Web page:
SEVEN MAYORS, THREE CRISES, ONE TEXT THREAD
“We’re trying to put a statue of Medgar Evers there,” Lumumba added, referring to the Jackson civil-rights activist gunned down in 1963 by a member of the Ku Klux Klan. “That’s who we want out of ours.” In fact, in July the city council voted to remove the Andrew Jackson statue.
Talk of process and jurisdiction doesn’t quite land with every constituent, however, many of whom are done with being told, in Mayor Q’s words, “to just be a little more patient.” To compound the issue, folks who have been locked out of the systems of democracy now have to learn where all the levers and pulleys are in the machine. It’s a problem of political communication that extends to these mayors’ efforts to reform their systems of policing. “Our residents have a hard time understanding that sometimes,” Stoney said, “because they expect their mayors to be, I guess you could say, all-powerful and strong.”
“Yes, mayors get to appoint police chiefs,” Perkins added. “But a step further you have to take is realizing how much power your civil-service board has to put in place whatever policies, whatever cultural changes you want to implement. They can reinstate officers that you want to terminate; they can completely shoot down any punishment that you want to administer.” (Perkins has made a dent where he can, though. In one of his first acts in office, he signed a repeal of Shreveport’s so-called “sagging pants law,” a 2007 ordinance that yielded 726 arrests, 96 percent of which were of Black men.)
“Chokwe,” Perkins asked, “what about the tweets you got about you being the mayor of Mississippi?”
“Oh, yeah,” Lumumba said with a grin. “When there was a lot of focus, and necessarily so, on the uprisings in the prisons in Mississippi and the deaths that were associated, people were hitting my social media and asking me what was I gonna do about my prisons. I don’t have a prison. The one that they’re talking about is two hours away. I tried to explain this, and somebody said, ‘How can’t you deal with it? You’re the mayor of Mississippi.’ And I said, ‘Oh, I didn’t know.’ ”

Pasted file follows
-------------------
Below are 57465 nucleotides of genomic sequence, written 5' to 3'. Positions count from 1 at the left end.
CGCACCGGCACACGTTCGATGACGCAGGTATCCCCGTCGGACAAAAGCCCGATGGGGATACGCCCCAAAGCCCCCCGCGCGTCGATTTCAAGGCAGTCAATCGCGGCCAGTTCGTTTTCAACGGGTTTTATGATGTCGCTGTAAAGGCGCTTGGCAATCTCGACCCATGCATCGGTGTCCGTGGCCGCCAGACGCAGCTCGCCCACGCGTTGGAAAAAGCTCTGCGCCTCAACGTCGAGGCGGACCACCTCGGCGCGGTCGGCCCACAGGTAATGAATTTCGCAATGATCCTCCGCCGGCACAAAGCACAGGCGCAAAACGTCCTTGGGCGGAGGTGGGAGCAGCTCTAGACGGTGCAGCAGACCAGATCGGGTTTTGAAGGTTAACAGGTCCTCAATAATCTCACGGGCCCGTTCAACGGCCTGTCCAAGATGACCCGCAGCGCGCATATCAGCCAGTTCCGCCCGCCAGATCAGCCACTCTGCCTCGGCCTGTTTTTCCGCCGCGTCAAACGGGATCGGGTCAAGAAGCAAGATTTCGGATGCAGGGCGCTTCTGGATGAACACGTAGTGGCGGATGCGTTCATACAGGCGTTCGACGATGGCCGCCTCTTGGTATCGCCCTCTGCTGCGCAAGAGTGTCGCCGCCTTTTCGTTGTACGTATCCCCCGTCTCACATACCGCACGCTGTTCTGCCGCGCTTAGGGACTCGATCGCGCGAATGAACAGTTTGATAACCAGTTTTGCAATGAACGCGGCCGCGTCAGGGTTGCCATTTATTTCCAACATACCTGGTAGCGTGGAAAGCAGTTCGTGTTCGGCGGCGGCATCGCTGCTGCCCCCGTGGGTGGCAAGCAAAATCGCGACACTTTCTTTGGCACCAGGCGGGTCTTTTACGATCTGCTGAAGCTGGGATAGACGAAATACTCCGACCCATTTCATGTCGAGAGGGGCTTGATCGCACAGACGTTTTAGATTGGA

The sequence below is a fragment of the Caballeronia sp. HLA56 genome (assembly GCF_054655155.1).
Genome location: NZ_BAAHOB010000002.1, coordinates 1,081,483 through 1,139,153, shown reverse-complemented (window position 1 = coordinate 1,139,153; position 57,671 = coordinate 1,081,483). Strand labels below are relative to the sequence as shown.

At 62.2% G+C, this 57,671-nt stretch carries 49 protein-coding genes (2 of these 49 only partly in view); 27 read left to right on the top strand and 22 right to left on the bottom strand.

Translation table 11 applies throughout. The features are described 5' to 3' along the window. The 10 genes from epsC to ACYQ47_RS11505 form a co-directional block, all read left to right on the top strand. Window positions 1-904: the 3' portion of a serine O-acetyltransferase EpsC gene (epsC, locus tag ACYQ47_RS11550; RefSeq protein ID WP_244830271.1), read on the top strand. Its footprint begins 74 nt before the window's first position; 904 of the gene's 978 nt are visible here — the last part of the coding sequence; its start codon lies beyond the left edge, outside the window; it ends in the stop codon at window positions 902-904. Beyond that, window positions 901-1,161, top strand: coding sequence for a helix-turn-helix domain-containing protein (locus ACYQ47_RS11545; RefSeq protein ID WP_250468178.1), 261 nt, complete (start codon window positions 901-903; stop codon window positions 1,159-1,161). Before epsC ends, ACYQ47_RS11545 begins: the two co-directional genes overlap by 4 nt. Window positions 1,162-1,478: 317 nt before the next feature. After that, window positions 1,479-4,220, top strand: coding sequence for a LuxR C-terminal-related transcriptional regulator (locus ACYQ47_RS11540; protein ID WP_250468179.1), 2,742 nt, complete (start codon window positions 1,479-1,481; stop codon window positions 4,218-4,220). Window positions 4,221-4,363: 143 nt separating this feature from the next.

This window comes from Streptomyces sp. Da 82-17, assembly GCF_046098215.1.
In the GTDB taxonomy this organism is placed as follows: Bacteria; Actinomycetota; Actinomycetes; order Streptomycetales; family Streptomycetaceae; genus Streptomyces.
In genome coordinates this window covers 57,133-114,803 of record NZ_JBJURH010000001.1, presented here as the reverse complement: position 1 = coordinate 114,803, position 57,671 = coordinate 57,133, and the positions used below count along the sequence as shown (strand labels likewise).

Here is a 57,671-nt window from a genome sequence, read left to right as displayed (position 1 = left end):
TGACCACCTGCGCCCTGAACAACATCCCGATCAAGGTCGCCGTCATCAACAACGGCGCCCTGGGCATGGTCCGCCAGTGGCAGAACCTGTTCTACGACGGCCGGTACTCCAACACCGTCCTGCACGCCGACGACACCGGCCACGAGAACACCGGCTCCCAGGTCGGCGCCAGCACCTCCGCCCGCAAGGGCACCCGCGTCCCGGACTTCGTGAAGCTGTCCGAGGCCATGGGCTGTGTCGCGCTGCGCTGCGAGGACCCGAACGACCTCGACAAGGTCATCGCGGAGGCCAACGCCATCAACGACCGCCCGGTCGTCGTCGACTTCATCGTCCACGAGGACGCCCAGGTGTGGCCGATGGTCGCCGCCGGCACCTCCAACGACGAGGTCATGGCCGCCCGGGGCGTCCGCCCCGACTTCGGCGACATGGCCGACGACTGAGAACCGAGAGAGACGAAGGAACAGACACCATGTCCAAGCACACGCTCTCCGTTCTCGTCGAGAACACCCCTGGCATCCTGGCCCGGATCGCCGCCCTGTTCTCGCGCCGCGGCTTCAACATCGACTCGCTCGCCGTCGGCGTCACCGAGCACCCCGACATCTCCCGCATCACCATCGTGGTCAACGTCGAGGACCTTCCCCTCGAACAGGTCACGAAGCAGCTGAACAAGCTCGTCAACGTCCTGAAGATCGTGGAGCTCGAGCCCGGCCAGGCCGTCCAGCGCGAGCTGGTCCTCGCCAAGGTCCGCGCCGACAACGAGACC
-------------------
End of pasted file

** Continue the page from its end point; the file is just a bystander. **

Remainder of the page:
But beneath the laughs, there is a real tension in play: These are mayors of relatively large cities, tasked with overseeing police forces, but they are also Black men in America. “I have vivid memories of being pulled over for driving while Black, of being profiled for the type of car I drove,” said Woodfin. “So many times that I knew what to do. I knew to turn my car off before the police came up to my car. I knew to have my window down before the police came to my car. I knew that I already had my wallet out so I wouldn’t have to reach for nothing before the police came to my car. I knew to have my hands on the steering wheel before the police came to the car, turn my music off before the police came to the car. I got to that position because I was being pulled over that many times for driving while Black.”
“We’re Black mayors. We’re Black men first,” said Lucas. “We’ve been told we fit the description; we’ve been told to put our hands on the hood. We’ve been called the n-word. My sister lives in Texarkana, and she works in Shreveport”—Mayor Perkins loved to hear it—“and I went down to pick up my niece for the summer, to bring her back up to Kansas City with her grandma. And y’all know this, the fear you have. I’m a Black mayor; I got all these fancy things and all that. I’m just trying not to get stopped in Arkansas. I was like, ‘I might even know the mayor of the biggest city in Arkansas, and that don’t make a difference.’ ”
THE GEARS ARE GRINDING INTO MOTION. Stoney, beset on all sides for a time by the public he serves, is moving swiftly to institute a system for deploying mental-health professionals as the first responders in certain situations rather than police. He’s working to establish an independent civilian review board to oversee the Richmond force. The interim chief who attracted Trey Songz’s attention has a permanent replacement in Gerald Smith.